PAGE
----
Russia's relationship with Britain could get 'worse' under Liz Truss' leadership warns Kremlin

Truss was one of many politicians who flew to Moscow at the start of 2022 in an effort to prevent Russia's invasion of Ukraine.

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Russia has shared a stark warning that their relationship with Britain could get worse after the appointing of Liz Truss as the new leader of the Conservative Party and next Prime Minister.

Reflecting on their relationship, Foreign Minister Sergei Lavrov described their conversation as like a dialogue between deaf and mute people, complaining that facts had "bounced off" her.

Truss was one of many politicians who flew to Moscow at the start of 2022 in an effort to prevent an invasion of Ukraine.

A Russian newspaper reported that Truss, during their meeting, had inadvertently told Lavrov that Britain would never recognise Moscow's sovereignty over two Russian cities, Rostov and Voronezh, and had to be corrected by her ambassador.

Foreign Minister Sergei Lavrov described their conversation as like a dialogue between deaf and mute people, complaining that facts had "bounced off" her.
Foreign Minister Sergei Lavrov described their conversation as like a dialogue between deaf and mute people, complaining that facts had "bounced off" her.
It is expected that Truss will maintain Britain's stance as one of the most active and vocal supporters of Ukraine, supplying it with weapons and training.
It is expected that Truss will maintain Britain's stance as one of the most active and vocal supporters of Ukraine, supplying it with weapons and training.

The Kremlin seized on the error as an example of Western leaders being poorly informed. Britain dismissed that as propaganda and said Truss had simply misheard a question from Lavrov.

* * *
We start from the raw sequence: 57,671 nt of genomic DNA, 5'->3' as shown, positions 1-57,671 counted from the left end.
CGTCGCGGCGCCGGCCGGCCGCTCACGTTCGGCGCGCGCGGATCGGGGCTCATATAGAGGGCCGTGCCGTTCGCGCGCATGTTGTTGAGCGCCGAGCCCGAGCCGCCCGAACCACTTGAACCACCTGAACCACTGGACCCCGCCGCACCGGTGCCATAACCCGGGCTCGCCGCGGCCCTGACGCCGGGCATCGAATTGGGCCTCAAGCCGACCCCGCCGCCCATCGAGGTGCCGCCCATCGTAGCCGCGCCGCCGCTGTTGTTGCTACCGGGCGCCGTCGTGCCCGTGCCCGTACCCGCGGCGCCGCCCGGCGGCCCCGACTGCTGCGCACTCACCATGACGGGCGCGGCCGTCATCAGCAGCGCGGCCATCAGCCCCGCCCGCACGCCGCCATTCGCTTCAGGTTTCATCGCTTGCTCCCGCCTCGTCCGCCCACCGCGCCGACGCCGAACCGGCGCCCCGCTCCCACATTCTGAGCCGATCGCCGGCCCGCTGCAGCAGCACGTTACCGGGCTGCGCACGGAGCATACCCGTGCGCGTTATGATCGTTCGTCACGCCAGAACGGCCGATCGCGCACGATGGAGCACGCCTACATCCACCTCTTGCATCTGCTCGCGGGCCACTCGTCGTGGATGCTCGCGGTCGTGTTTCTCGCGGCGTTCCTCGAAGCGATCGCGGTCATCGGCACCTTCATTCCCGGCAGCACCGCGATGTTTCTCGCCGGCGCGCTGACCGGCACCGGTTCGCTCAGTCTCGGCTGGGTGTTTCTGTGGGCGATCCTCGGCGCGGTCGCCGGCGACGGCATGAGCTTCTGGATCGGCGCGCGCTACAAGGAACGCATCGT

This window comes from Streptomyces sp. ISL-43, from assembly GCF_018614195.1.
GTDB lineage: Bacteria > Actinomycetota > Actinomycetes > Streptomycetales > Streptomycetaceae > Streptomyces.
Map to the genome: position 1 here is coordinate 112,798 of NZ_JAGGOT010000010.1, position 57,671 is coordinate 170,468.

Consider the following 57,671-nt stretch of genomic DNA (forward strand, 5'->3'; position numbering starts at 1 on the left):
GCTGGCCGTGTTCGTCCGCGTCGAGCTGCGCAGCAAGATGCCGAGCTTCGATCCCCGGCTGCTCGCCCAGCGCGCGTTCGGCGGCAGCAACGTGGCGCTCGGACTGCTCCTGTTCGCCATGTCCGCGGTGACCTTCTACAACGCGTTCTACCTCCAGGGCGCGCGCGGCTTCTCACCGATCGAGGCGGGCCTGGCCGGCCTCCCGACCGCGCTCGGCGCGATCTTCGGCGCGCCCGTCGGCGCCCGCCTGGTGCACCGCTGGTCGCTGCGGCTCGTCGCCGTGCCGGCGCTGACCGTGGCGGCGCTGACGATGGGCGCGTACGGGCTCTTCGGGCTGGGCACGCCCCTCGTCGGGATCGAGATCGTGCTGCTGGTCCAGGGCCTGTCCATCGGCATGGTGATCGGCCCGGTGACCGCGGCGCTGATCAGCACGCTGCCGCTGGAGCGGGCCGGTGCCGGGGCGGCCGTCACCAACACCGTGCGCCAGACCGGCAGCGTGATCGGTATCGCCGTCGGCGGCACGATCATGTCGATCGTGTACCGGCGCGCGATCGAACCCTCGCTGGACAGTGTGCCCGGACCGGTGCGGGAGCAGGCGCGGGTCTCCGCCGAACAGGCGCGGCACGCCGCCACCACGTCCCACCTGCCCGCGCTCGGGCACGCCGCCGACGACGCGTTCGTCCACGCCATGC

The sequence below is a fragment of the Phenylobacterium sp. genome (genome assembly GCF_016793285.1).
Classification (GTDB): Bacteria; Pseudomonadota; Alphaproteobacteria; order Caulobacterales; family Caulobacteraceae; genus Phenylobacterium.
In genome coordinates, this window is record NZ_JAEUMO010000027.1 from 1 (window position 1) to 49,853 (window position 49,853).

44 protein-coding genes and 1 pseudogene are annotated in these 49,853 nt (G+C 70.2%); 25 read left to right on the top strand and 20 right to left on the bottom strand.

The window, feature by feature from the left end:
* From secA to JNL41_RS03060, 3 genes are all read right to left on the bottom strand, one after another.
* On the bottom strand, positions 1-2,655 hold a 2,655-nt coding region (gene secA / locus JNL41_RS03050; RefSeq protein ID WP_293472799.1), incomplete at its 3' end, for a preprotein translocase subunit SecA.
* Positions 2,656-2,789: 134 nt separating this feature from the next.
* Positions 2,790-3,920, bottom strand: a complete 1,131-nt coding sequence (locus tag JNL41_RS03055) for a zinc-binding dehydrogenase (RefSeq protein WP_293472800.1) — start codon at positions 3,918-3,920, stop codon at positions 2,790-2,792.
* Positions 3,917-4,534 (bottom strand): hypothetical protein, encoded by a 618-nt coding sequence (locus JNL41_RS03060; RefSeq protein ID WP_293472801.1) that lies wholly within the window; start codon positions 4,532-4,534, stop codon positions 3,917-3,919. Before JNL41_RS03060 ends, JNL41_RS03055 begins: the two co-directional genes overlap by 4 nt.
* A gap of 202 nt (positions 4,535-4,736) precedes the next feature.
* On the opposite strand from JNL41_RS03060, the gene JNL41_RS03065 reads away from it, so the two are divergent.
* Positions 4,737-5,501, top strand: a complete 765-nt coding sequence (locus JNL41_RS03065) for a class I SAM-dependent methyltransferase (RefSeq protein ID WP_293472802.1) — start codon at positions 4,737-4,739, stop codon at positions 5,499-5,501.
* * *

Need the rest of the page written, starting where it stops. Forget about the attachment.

Russia also pounced on an earlier gaffe when Truss got mixed up between the Black and Baltic Seas, prompting foreign ministry spokeswoman Maria Zakharova to complain of "the stupidity and ignorance of Anglo-Saxon politicians".

Speaking before the announcement that Truss had defeated Rishi Sunak in a contest to succeed Boris Johnson as Conservative Party leader and prime minister, Kremlin spokesman Dmitry Peskov said on Monday that relations with London might deteriorate further.

"I wouldn't like to say that things can change for the worse, because it's hard to imagine anything worse," he said when asked if Moscow expected a shift in ties.

"But unfortunately, this cannot be ruled out, given that the contenders for the post of British prime minister competed with each other in anti-Russian rhetoric, in threats to take further steps against our country, and so on. Therefore, I don’t think that we can hope for anything positive."

It is expected that Truss will maintain Britain's stance as one of the most active and vocal supporters of Ukraine, supplying it with weapons and training.